Famously dubbed "the thinking teenager's movie goddess," actress Julia Stiles kicked off a professional acting career at 11 years old. Beginning her journey with stage and TV appearances, she soon landed prominent roles in several popular teen films. Her breakthrough film was the comedy 10 Things I Hate About You, where Stiles played the role of a shrewish high school girl who was as unpopular as she was intelligent. Her winning performance was rewarded with an MTV Movie Award for Best Breakthrough Performance and Stiles was nominated for two Teen Choice Awards that year.

Since then, the actress’s film career has included both critical and commercial success, such as her supporting role alongside Matt Damon in the Bourne film series. On top of her acting chops, Stiles has been vocal as a social and political activist. She is a proponent of the nonprofit Habitat for Humanity and worked with Amnesty International in raising awareness of the harsh conditions of the immigration detention of unaccompanied juveniles.

Besides being an accomplished actress, Stiles is also highly intelligent, and one of the few people to successfully balance the disparate worlds of academia and Hollywood. In 2001, Stiles stepped away from the camera in order to attend Columbia University, where she felt that "for the most part, all that matters is my ideas." She even lived in one of the dorms (John Jay Hall) where she purportedly set the kitchen on fire. And although she claimed that her star power was mostly ignored at the Ivy League school because "there's that thing in academia where movie-making isn't supposed to be that important," her time on campus wasn't without incident.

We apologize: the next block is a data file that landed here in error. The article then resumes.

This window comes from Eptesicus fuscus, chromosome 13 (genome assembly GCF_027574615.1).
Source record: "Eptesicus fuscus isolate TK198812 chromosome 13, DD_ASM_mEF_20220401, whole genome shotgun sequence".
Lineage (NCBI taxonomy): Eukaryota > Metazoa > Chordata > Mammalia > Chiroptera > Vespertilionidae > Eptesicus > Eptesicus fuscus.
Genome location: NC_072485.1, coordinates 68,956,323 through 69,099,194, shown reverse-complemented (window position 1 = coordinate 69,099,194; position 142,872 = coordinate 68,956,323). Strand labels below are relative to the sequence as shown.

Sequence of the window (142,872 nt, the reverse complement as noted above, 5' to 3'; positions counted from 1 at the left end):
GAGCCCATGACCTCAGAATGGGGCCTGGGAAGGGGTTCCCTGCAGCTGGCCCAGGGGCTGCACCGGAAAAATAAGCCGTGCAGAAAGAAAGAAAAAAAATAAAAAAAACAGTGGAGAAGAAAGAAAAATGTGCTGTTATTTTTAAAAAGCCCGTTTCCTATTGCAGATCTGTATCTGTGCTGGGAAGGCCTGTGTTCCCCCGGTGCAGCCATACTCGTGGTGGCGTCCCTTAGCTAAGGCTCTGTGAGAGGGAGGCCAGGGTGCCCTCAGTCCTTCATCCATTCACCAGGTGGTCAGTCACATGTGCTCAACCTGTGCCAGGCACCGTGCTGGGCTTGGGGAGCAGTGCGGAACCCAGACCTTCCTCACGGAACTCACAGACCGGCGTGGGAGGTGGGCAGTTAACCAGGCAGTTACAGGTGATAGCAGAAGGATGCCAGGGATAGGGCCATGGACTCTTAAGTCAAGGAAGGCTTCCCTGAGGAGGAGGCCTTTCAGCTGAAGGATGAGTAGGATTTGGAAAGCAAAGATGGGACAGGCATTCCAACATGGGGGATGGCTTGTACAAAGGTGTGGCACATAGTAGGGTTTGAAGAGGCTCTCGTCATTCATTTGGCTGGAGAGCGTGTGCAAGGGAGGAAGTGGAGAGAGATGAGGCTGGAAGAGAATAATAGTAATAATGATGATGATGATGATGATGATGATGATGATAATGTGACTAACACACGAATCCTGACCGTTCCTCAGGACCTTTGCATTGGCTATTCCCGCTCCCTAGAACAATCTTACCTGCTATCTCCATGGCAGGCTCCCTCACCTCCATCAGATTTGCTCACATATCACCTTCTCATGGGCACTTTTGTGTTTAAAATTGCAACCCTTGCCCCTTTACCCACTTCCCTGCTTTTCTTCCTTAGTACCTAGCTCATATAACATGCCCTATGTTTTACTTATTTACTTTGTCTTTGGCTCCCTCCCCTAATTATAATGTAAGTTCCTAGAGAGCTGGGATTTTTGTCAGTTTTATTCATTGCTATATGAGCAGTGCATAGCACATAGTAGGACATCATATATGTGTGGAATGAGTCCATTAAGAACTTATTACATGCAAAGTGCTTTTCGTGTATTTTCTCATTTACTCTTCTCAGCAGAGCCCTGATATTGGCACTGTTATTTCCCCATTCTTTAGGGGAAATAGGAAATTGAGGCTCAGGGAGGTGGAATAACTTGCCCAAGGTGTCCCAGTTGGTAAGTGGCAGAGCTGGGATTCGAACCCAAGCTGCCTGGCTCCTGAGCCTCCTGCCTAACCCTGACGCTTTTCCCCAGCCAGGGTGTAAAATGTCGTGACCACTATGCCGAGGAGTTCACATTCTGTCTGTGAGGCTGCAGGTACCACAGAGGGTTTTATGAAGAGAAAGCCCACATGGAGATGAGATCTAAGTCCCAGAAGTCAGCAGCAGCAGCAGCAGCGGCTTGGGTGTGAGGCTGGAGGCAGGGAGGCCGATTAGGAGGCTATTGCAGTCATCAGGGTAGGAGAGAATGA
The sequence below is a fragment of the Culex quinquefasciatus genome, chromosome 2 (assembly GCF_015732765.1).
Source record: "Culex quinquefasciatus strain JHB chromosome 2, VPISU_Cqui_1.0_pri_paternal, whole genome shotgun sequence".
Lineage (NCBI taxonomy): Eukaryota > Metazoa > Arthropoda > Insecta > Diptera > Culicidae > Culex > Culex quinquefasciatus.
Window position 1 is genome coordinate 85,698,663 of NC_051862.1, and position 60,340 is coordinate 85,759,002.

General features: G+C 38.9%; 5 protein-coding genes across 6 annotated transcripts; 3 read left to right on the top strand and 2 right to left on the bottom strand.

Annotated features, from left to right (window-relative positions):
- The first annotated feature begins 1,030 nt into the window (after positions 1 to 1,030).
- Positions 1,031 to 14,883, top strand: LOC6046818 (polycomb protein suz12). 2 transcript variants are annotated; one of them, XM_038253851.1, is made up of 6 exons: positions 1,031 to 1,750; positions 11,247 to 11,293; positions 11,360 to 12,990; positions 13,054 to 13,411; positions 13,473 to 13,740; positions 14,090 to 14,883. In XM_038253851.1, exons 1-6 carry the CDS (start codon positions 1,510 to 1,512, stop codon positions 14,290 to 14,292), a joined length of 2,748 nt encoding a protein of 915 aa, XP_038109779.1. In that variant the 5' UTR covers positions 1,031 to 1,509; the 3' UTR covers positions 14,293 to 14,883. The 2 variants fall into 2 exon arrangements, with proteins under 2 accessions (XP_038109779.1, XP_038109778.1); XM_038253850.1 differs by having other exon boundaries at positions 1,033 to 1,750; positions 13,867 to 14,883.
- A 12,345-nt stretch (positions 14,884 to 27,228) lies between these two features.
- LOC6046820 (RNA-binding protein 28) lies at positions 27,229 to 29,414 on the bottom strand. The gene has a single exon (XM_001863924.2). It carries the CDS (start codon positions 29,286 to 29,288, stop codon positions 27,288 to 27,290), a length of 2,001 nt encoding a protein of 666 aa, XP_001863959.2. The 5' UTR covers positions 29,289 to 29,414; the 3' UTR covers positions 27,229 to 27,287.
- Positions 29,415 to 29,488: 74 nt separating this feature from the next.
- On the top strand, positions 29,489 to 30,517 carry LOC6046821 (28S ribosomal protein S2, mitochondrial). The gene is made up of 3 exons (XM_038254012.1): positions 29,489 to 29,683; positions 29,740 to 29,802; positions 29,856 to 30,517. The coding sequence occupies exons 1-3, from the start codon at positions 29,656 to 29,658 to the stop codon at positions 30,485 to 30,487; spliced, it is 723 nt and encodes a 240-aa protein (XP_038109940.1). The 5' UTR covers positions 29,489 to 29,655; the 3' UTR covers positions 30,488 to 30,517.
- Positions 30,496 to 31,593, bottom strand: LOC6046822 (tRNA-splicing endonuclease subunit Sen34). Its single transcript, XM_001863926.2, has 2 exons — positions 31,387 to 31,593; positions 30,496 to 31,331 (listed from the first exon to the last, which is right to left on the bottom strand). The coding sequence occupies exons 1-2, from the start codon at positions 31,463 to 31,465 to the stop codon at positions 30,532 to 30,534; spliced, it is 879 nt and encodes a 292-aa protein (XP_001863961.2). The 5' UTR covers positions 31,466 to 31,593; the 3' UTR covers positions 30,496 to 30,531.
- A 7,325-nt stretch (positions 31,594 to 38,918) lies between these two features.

When she poked fun at the campus frat contingent and referred to the Columbia cafeteria workers as "mole people" on Late Night with Conan O'Brien, a campus-wide stir erupted. A harsh editorial in the school paper painted her as a "sloe-eyed Hollywood wench." In the end, however, everything worked out for the actress, who graduated in 2005 with a degree in English literature.

Speaking to the importance of her time at Columbia, Stiles said, "I am so grateful for that experience, all four years... It gave me perspective when I was starting to enter the world of 'famous actor' and I refused to drop out because I didn’t want my attendance to just be some talking point in those interviews. You have to have a full life outside of acting, especially in order to be a good actor, so while a liberal arts education may not be obviously vocational, it informs my work all the time."

After graduation, her acting career did not go unnoticed by the university, as Stiles later received a John Jay Award in 2010. The annual honorary award is given to five alumni by the Columbia College Alumni Association for professional achievements. In her speech, Stiles discussed the challenges of balancing education and her acting career, praising Columbia for teaching her that, "...my career and my studies were not mutually exclusive."